Just got back from seeing CTHULHU a few hours ago and after having had a little time to digest it properly, I gotta say that it was....interesting. It is a low budget flick so I was not expecting intense special effects or a blockbuster soundtrack; I was hoping at minimum to get an entertaining story out of the deal. And I got one. I think. The flick kinda rambles at a snails pace but does its best to use this in conjunction with long, dark shots to try and build an aura of creepy paranoia which succeeds to an extent. I wouldn't say it's a really bad film, but it definitely sticks out as an early directoral effort. My main problem was that the focus seemed to be too much on trying to build the atmosphere and not enough on character development; I just didn't know enough about the protagonist to really care about the situation he finds himself stuck in. But whatever was going on with him, I was constantly creeped out by seeing what he was experiencing. And while I had little trouble understanding the concepts behind the plot, there were a couple of times that I found myself hopelessly lost as to where exactly we were in the story. There was quite a bit of wooden acting and there were a few scenes that really could have been trimmed down but despite the problems I had with the flick, I was still entertained by it. I believe if director Dan Gildark and writer Grant Cogswell continue to work and refine their skills, they have the potential to become 'big names' in creepy filmmaking.
The Day Job is now a thing of the past and the Horror Guy is taking some much needed time off from the rat race. Let's clean up pieces so I can get back to some rantin' on a regular basis...
...all this time off means I have time to set up my li'l personal space I like to call The Grimoire. It's coming along nicely and I'll soon have some shots up on my recently set-up flickr page.
...don't forget that HBO's new vampire drama True Blood debuts this evening. Set those DVRs!
...maybe I'm just a glutton for punishment in light of all the disastrous horror flick remakes going on these days, but I actually have high hopes for the upcoming remake/reimagining of the original Friday the 13th heading to theaters on February 13th, 2009.
...the HP Lovecraft Film Festival & Cthulhucon is comin' around again. If yer in the Portland area next month, the dates are October 3rd-5th.
...speakin' of film festivals, the Horror Guy's very own 8th Annual HorrorFest will be held on October 25th. Line-up and more info to come.
...Brian Keene's excellent zombie-themed short story The Ties That Bind is being adapted into a short film by the folks at Bamfer Productions. Check out the creepy lookin' trailer below.
I take a little time off from bloggin' to settle into a new job and you just let the pieces pile up everywhere! Help me sort thru these things would ya....?
...holy fuckin' ass-crackers, I love Powell's Books here in beautiful Portland! Their selection of new & used horror stuff is outta this world. While strolling thru their aisles yesterday I scored a copy of a UK import that collects all of HP Lovecraft's Cthulhu mythos stories in one huge volume. Appropriately titled Necronomicon: The Best Weird Tales of HP Lovecraft, this beauty is is gonna be perfect reading for this Horror Guy's upcoming week long vacation!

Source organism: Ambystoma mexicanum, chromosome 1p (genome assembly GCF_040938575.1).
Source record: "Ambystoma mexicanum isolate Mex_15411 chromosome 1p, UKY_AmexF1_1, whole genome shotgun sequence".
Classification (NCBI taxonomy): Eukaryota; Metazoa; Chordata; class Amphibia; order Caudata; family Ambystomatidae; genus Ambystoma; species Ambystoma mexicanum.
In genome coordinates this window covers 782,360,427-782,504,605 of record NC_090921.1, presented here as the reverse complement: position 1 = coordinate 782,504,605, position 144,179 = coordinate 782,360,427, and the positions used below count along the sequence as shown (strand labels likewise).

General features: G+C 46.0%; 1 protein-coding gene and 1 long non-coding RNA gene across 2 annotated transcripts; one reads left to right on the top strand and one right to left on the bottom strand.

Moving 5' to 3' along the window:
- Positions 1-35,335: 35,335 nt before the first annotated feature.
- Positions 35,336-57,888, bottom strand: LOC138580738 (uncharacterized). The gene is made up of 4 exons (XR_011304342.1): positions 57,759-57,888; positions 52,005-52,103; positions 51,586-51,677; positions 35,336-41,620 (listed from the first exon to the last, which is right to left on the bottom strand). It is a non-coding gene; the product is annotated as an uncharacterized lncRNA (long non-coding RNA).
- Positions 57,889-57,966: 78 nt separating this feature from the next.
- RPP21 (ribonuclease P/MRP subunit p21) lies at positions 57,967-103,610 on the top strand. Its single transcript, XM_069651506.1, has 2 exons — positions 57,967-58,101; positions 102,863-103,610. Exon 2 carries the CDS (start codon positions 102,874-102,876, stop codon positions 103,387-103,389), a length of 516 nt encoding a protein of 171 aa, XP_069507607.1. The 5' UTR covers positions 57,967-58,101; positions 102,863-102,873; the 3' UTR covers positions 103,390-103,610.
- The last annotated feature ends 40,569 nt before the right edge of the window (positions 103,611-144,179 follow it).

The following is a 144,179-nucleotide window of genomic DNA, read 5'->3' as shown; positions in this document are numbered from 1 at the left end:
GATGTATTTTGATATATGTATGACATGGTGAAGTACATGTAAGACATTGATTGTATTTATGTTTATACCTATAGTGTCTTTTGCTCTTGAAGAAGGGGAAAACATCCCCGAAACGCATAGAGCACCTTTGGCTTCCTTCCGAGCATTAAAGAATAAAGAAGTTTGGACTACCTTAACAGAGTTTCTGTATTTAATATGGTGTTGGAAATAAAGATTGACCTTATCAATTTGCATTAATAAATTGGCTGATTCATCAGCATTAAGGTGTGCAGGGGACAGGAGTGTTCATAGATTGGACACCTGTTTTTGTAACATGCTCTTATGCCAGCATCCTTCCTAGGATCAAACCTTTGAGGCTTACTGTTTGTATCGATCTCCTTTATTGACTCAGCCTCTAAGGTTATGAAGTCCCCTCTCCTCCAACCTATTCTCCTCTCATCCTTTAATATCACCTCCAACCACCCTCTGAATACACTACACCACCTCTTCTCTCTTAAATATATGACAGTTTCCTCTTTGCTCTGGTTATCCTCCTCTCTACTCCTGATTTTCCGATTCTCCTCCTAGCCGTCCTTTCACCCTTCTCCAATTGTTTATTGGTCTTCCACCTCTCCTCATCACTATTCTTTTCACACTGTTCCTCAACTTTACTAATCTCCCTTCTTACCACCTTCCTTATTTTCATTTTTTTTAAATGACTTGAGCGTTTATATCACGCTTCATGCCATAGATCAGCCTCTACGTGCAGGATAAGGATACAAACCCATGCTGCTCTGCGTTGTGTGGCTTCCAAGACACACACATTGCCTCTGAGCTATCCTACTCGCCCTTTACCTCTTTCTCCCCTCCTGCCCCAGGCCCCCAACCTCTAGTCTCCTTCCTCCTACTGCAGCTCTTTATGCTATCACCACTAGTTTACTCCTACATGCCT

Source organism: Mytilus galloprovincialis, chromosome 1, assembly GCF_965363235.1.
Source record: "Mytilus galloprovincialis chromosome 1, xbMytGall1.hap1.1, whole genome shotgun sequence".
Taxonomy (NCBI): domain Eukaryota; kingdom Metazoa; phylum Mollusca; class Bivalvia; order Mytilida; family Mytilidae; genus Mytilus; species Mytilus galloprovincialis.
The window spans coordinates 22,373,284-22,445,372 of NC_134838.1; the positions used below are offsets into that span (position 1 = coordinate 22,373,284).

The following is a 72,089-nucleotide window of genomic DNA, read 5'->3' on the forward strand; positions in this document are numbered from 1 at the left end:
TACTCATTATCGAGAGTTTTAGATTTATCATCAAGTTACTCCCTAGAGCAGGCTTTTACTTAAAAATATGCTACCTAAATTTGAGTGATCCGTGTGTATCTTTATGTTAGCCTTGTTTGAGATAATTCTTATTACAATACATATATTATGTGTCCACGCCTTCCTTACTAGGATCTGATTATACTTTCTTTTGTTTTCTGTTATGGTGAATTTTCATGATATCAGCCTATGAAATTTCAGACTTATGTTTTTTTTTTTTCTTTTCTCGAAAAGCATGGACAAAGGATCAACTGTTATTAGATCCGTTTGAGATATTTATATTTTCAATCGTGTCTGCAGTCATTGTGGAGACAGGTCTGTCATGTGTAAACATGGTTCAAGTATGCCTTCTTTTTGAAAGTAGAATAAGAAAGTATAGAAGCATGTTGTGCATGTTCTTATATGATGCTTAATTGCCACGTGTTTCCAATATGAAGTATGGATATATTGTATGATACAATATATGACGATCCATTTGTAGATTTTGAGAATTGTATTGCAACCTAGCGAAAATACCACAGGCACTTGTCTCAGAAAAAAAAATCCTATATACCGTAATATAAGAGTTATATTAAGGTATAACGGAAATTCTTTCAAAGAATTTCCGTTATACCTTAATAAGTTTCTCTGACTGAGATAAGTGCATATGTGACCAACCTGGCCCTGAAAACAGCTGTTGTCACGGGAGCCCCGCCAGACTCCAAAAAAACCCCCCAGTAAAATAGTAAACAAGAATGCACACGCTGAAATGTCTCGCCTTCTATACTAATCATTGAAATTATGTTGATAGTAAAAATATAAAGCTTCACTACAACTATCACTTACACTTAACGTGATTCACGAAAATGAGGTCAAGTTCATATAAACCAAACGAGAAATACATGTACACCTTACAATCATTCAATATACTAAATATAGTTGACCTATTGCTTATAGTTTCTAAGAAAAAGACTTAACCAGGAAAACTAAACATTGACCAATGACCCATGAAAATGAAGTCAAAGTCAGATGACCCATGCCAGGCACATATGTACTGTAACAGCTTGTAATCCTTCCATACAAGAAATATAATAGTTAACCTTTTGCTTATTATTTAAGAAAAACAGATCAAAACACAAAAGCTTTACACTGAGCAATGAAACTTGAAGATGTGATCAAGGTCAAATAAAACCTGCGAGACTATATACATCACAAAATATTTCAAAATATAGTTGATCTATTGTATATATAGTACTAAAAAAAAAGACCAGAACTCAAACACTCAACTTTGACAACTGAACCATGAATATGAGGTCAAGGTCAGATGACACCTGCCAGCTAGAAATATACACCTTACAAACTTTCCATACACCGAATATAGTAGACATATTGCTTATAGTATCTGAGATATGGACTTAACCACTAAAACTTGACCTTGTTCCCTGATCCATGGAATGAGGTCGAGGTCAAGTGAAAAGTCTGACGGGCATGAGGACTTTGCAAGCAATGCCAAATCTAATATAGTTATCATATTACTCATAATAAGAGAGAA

...gave George Romero's Diary of the Dead an initial viewing and it was pretty decent. Watching it again now durin' the morning treadmill run so I can write up a more detailed opinion of the flick a little later.
...NBC's Fear Itself has been solidly entertaining almost each and every week so far. There have been a couple of flops (I'm lookin' at you John Landis's In Sickness and In Health) but for the most part this is a definite 'must watch' TV show.
...just had to get up and shuffle my carcass into the living room to turn off Scary Movie 4 that Cridafer had left playing in there. Talk about an unbearable waste of everything it took to make that turd. Just can't top the original in this series, folks.
...there's a flood of really fantastic horror comics being published lately. Look for a Horror Guy spotlight on titles every horror fan should check out later this week.
...the new Brian Keene book is here! The new Brian Keene book is here! My copy of Earthworm Gods: Selected Scenes from the End of the World showed up yesterday and I'm already well into it. The man still ain't lost his touch. This shit is creepy, exciting, touching and terrifying. Already eagerly anticipated Ghost Walk next month.
I'm actually taking someone else's advice for a change and starting a new blog dedicated solely to a topic I slavishly adore. After mulling over a few cutesy-weird names, I chose to settle on something simple; Horror Guy will do quite nicely.
This is the space where I will put down my rants, raves, critiques and crap I have say about any and everything I can find in the horror genre. To get this whole carcass up and shambling, how about a little bit about me?
The first movie that I can recall seeing and comprehending what was happening on that little TV screen is George Romero's NIGHT OF THE LIVING DEAD.